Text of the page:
Trade secrets are a vitally important part of many businesses. While patents get a lot of love (and rightfully so), it's often the special something that trade secrets represent that can set a company apart. Companies take great measures to try and keep their trade secrets protected, but it's difficult to maintain absolute security over long periods of time; as much as businesses might forestall it, there's a chance that you may be a victim of IP theft. And to this point, trying to take legal action against trade secret theft has been difficult due to a lack of comprehensive federal law. But with a new measure passed into law, protecting those trade secrets in court should prove easier.
President Obama signed into law last week the Defend Trade Secrets Act of 2016. The bill is significant in that it adds a federal private civil cause of action for trade secret theft, offering additional recourse for wronged parties in addition to criminal penalties. Having a federal law on the books could also help in cases where trade secrets have moved across state lines, as current individual state laws involving trade secrets are inconsistent. Another noteworthy feature of the act is a provision for the civil seizure of property that might facilitate the dissemination of trade secrets while the case is ongoing.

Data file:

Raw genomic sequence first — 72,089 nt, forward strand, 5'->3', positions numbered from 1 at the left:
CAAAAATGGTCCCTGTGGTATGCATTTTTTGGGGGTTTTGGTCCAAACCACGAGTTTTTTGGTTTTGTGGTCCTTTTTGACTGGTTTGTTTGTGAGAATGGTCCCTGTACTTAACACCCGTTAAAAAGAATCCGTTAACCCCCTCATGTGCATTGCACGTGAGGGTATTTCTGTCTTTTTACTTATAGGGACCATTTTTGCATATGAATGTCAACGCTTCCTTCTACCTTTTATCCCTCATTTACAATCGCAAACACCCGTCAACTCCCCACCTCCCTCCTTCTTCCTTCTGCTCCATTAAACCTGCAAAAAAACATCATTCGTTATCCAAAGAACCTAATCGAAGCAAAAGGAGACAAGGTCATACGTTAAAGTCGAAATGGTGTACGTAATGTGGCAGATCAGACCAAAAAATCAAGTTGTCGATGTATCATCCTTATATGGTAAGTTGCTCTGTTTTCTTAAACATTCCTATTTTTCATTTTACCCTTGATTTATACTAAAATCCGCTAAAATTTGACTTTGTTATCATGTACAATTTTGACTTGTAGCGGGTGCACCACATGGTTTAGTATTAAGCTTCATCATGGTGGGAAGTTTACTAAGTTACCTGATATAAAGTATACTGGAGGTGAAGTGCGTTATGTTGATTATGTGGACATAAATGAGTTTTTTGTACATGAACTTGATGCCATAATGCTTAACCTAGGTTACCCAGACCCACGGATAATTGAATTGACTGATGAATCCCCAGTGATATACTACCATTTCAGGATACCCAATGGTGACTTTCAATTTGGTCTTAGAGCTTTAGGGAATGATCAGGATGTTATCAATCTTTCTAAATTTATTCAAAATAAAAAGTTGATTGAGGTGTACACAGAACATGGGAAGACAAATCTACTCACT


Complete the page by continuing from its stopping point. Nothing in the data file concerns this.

While this law represents a positive step in maintaining intellectual property rights, the true measure of its impact could be in its financial benefits. Trade secret theft costs businesses hundreds of billions of dollars each year, and while the law likely won't curtail trade secret theft entirely, any reduction in money lost to theft is a positive for American businesses. Businesses can also be relieved that the new law doesn't require registration for trade secrets in order to pursue legal action as law regarding other IP does. But having a new federal law on the books isn't a reason for companies to relax, knowing that they have recourse against potential thieves. The best outcome for any business is to stay out of court altogether, and that means continuing to ealously guard their trade secrets with lock-and-key or digital security and ironclad non-disclosure agreements for employees.
You can read the full text of the bill here.